Now I’m On Track

IMG_2749When my dad knocks on my door, it means he wants something. One time it meant we were having takeaway pizza, but most of the time it means he wants something. On Friday he knocked on my door, entered without waiting for a response (!!!) and led with, “I’ve got an idea to run by you.” Never good.

His fabulous idea was for me to go along to the last track meeting of the season in Exeter and run in the 3000m. Do you know how many times around the track that is?! Seven point five. Let me put that another way: too damn many.

Anyway, I said yes. For a few reasons: 1. I’m a little bit stupid. 2. I’m very easily guilted into things by my parents. 3. #yolo 4. Having had the track team help me train for the past year, at no benefit to themselves whatsoever, I thought it would be nice to try and make all their coaching worthwhile – the club was in a slightly vulnerable position within the division and having another athlete finish the race would earn extra points towards avoiding relegation. 5. I saw my brother run 10,000m (25 laps!) a few weeks ago and he didn’t lose his mind along the way, so I knew it wasn’t impossible. And, 6. My dad treated me to some new shorts because my training shorts aren’t club colours. Blue shorts with a red and black vest? No, siree! Gotta style it out.

Before I faced the scary, new challenge that Exeter posed, I had my all-too-familiar weekly Parkrun to best. My Parkrun PBs probably stopped being interesting a while ago, but last Saturday it felt particularly important to have a successful run – something to fall back on if I had my ego totally shattered the following day. I finished it in 24:48, a leap forward from my previous best of 25:24. At last I’m a sub-25er! Hard work pays off, kids.

The Sunday morning wakeup call was 7am. Day of rest, my arse.

The beginning of the day involved a lot of turning to my dad and other important-seeming adults to check this was a good idea. I have never been so nervous before a race. Plus, I would be headphone-less – how was I going to run 3000m without the support of Carly Rae and Tay? While I do some training on the track, racing on the track was never on the cards. It’s far too exposed. The exactness of the times on the perfect flat of the track is better suited to super speedy folk. And there are plenty of those at my club. Except in my age category, I guess (which, by the way, is SENIOR women – when do I get my bus pass?). But this particular model of human was not designed for speed. I went into this race knowing that, barring an upset, I would be coming last; in fact, my dad’s assurance to me was, “Not everyone is going to lap you.” And that’s the best I was hoping for. If I ran well, I wouldn’t be embarrassingly far behind everyone. Terrifying.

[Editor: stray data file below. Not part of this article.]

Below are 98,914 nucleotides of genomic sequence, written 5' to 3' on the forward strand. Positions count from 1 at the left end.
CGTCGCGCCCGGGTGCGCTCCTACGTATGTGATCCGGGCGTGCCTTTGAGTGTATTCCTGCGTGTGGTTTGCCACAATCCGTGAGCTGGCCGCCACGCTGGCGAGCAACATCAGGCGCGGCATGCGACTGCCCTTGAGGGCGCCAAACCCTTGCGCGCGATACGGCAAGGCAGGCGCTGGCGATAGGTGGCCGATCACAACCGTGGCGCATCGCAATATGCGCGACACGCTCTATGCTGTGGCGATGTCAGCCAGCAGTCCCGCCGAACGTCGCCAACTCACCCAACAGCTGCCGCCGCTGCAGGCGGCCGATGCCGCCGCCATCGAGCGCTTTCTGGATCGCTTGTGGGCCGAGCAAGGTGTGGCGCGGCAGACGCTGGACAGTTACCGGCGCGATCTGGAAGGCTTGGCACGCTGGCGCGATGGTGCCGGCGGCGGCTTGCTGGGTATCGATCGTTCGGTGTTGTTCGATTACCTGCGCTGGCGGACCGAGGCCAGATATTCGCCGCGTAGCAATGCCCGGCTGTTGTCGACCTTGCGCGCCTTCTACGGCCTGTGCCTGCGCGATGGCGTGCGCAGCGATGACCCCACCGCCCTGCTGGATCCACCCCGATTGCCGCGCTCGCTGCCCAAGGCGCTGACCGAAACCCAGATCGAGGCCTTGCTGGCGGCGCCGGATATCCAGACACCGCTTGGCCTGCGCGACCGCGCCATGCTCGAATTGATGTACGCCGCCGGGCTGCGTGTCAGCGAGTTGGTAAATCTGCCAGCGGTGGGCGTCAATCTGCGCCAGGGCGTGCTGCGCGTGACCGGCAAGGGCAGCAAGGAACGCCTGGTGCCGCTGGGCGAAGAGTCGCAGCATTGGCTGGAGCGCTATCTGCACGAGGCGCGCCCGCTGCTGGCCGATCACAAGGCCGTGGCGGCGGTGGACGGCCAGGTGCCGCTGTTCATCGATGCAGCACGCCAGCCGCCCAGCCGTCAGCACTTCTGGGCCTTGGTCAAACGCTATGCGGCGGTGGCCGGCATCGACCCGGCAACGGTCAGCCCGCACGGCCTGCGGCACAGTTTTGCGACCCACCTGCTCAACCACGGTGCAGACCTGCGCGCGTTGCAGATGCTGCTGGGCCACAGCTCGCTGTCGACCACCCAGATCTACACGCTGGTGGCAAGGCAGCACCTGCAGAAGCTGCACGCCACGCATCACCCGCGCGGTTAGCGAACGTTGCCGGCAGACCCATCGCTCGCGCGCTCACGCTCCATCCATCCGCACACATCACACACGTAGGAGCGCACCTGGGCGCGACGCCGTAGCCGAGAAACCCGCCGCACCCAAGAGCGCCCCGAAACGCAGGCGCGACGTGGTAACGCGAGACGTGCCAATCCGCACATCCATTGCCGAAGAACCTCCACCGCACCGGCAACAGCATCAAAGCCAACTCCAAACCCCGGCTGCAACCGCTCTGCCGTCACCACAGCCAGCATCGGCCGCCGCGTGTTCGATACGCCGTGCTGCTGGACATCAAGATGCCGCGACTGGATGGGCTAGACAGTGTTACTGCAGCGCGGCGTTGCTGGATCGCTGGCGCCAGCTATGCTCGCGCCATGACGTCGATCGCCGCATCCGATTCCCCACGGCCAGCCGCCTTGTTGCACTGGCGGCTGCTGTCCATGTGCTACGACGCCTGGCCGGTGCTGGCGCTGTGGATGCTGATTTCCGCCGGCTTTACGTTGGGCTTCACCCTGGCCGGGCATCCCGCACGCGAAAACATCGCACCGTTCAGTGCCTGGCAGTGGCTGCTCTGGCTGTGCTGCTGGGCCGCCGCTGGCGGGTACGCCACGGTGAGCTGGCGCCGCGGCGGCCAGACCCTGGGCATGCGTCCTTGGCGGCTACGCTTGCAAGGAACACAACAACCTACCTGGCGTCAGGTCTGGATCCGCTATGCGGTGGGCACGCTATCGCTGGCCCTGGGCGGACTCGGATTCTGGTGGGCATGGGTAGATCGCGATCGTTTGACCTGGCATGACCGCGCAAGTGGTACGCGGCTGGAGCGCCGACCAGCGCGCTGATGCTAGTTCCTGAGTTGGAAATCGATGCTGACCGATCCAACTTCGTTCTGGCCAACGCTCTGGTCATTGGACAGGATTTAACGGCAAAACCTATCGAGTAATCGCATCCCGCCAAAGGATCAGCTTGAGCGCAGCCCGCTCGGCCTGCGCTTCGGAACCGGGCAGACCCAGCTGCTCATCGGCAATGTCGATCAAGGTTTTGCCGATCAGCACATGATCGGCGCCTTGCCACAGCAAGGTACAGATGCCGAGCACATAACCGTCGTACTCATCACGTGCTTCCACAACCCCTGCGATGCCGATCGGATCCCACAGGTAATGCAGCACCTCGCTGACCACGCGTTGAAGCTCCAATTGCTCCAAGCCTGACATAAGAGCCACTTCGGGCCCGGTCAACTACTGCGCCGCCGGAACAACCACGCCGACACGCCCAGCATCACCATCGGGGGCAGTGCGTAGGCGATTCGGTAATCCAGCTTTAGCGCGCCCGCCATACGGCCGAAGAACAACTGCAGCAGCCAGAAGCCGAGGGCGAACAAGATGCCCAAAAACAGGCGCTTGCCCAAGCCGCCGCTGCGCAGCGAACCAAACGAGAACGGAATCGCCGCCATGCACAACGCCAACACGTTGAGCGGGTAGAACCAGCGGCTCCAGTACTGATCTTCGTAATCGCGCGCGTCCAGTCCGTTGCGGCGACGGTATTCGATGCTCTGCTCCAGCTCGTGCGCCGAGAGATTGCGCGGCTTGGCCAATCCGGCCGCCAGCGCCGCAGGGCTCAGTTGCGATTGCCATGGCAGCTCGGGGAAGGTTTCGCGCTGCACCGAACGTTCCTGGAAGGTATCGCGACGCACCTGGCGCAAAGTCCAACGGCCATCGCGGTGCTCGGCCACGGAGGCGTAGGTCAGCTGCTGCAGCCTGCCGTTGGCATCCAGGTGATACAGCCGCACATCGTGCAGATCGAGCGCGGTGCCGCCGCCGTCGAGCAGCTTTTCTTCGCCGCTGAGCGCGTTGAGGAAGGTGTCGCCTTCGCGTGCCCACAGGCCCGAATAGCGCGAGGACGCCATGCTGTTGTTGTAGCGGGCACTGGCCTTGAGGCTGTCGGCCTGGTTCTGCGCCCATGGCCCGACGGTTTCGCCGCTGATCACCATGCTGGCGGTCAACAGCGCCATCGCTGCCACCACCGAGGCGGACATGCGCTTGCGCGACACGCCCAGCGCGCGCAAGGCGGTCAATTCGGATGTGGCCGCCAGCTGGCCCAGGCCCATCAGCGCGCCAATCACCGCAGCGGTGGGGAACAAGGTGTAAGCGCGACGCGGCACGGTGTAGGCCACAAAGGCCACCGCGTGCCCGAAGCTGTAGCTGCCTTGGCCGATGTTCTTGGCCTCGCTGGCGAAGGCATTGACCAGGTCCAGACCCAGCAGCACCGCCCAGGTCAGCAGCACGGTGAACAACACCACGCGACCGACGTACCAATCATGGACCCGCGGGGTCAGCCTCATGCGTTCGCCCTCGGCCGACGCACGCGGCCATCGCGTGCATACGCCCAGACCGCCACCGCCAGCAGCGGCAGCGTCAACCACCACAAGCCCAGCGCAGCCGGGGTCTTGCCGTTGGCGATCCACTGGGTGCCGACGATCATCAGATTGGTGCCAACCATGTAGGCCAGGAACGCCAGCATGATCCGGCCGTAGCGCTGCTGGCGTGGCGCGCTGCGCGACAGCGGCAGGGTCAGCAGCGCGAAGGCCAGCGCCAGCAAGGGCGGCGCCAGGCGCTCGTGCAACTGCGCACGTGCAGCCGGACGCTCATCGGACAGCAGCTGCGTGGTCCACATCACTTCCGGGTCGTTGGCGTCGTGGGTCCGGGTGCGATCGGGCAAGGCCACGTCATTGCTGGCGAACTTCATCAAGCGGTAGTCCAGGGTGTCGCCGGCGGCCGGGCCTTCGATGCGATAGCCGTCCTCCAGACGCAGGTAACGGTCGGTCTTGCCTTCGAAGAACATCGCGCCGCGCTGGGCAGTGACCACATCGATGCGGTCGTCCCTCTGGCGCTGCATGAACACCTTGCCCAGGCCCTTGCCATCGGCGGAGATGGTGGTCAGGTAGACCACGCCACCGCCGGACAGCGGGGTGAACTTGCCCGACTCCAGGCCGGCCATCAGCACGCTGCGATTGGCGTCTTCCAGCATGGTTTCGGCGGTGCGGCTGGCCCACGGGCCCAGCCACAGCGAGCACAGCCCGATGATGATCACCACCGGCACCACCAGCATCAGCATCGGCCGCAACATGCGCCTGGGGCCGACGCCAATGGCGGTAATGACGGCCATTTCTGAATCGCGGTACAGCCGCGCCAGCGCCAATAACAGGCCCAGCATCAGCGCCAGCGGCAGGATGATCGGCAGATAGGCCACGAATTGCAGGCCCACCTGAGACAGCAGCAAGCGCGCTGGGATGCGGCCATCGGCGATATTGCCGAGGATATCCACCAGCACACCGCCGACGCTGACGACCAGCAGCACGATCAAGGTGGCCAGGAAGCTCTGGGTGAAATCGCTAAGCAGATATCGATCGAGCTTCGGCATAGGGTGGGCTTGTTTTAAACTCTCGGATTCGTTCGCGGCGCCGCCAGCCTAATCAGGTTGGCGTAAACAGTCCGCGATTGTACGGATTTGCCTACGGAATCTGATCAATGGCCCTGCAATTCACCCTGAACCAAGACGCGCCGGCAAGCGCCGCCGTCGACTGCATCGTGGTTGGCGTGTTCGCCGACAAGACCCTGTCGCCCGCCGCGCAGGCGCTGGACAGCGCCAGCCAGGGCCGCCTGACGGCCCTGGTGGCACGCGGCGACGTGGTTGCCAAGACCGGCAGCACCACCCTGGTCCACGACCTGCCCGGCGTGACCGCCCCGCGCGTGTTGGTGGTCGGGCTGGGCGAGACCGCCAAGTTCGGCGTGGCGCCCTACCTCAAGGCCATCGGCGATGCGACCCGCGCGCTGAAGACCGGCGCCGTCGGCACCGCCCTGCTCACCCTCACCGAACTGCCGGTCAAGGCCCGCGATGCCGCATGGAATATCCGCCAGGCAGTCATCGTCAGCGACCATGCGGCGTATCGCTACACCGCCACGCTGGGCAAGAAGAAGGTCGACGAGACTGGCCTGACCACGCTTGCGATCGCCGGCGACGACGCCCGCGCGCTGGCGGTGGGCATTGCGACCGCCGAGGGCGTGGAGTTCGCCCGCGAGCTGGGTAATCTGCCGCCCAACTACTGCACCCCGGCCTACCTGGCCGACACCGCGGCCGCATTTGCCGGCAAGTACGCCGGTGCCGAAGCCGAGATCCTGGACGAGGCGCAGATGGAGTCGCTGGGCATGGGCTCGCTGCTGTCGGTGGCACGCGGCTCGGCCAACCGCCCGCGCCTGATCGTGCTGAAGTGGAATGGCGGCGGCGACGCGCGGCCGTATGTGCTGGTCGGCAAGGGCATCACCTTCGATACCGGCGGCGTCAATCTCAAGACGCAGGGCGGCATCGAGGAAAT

One small mercy was that my race was scheduled at 12 noon. I had long enough to prepare, scrounge a banana off my brother and warm-up without having to simmer in low-level panic all afternoon. There were four other Wimborne athletes running the 3000m (in different age/gender categories) at 12 o’clock, so we all went for a jog and a stretch together. I then spent the 20 or so minutes immediately before the race vacillating between needing a drink and needing to pee.

During my pre-race pep talk, Coach Dad informed me that I should be running 115 second laps based on science and graphs or something, and if I could do that, I’d finish in 14:20.

Standing on the start line for the 3000m was one of the more scary moments of my life. I’m used to road races, where the start is usually a crowd of a few hundred people positioning themselves based on how fast the people around them look. On the track, there aren’t enough people to hide behind. Everyone stood along the curved 200m line as I anxiously copied everything my teammate did, pretending I totally knew what I was doing. Then the gun went and we were off.

Once I’d shaken off the fright of the gunshot noise, I settled in. And something funny happened: I remembered I could run. I’d been so caught up worrying about it that I’d managed to convince myself that my legs wouldn’t work. Once I realised that the legs had some speed in them, I suddenly had to slow myself down because my first lap was way under 115 seconds – which, sure enough, I paid for. My split times were a little inconsistent, with the middle laps falling to around 119 seconds before I dug in for the latter stages of the race.

I don’t imagine I’ll ever run with more support than I had during that race. The stretch from the 200m mark to the finish line was a chorus of cheering, with encouraging faces appearing in outer lanes and calling out from the mound next to the track. They cheered all eight times I went past with increasing enthusiasm.

Other than that, the race is a blur. I was running just that fast. My official time was 14:23.74. Not an embarrassment.

Race over, I could eat lunch and watch everyone else’s events, a free woman once again! It was actually a really delightful day out once the 3000m was out of the way. The weather was scorching, and there were plenty of different events to watch – including my speedy little brother in the 5000m. Mostly, it was nice to come along to support the people I’ve been training with now for a solid year and enjoy in the tremendous team spirit that comes from the top down.

Wimborne AC did incredibly well on the whole, placing third. The mission to stay in Division 1 was a success. Job done! Now don’t get any ideas about the impending cross-country season…